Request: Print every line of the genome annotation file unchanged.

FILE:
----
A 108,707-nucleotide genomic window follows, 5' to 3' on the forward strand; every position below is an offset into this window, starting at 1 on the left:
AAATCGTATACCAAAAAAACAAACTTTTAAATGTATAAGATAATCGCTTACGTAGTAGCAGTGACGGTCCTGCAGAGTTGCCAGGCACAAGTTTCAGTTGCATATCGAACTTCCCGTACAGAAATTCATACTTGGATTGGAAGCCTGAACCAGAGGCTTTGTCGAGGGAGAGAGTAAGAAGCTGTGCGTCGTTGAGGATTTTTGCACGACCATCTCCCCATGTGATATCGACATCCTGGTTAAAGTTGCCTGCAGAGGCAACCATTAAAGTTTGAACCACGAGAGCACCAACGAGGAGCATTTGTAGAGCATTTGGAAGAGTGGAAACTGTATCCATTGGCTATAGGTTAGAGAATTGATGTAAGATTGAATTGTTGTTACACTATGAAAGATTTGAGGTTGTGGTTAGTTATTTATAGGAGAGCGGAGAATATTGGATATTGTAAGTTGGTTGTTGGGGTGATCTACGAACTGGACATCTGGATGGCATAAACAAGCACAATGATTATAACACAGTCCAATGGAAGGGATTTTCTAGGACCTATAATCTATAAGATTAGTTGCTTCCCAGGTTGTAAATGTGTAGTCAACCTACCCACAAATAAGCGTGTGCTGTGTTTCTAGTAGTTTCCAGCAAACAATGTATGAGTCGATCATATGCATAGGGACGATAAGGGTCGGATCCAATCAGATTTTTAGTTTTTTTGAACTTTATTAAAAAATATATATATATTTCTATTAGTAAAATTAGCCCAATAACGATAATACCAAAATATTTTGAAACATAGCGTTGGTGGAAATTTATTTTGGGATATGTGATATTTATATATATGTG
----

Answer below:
A 108,707-nucleotide genomic window follows, 5' to 3' on the forward strand; every position below is an offset into this window, starting at 1 on the left:
AAATCGTATACCAAAAAAACAAACTTTTAAATGTATAAGATAATCGCTTACGTAGTAGCAGTGACGGTCCTGCAGAGTTGCCAGGCACAAGTTTCAGTTGCATATCGAACTTCCCGTACAGAAATTCATACTTGGATTGGAAGCCTGAACCAGAGGCTTTGTCGAGGGAGAGAGTAAGAAGCTGTGCGTCGTTGAGGATTTTTGCACGACCATCTCCCCATGTGATATCGACATCCTGGTTAAAGTTGCCTGCAGAGGCAACCATTAAAGTTTGAACCACGAGAGCACCAACGAGGAGCATTTGTAGAGCATTTGGAAGAGTGGAAACTGTATCCATTGGCTATAGGTTAGAGAATTGATGTAAGATTGAATTGTTGTTACACTATGAAAGATTTGAGGTTGTGGTTAGTTATTTATAGGAGAGCGGAGAATATTGGATATTGTAAGTTGGTTGTTGGGGTGATCTACGAACTGGACATCTGGATGGCATAAACAAGCACAATGATTATAACACAGTCCAATGGAAGGGATTTTCTAGGACCTATAATCTATAAGATTAGTTGCTTCCCAGGTTGTAAATGTGTAGTCAACCTACCCACAAATAAGCGTGTGCTGTGTTTCTAGTAGTTTCCAGCAAACAATGTATGAGTCGATCATATGCATAGGGACGATAAGGGTCGGATCCAATCAGATTTTTAGTTTTTTTGAACTTTATTAAAAAATATATATATATTTCTATTAGTAAAATTAGCCCAATAACGATAATACCAAAATATTTTGAAACATAGCGTTGGTGGAAATTTATTTTGGGATATGTGATATTTATATATATGTG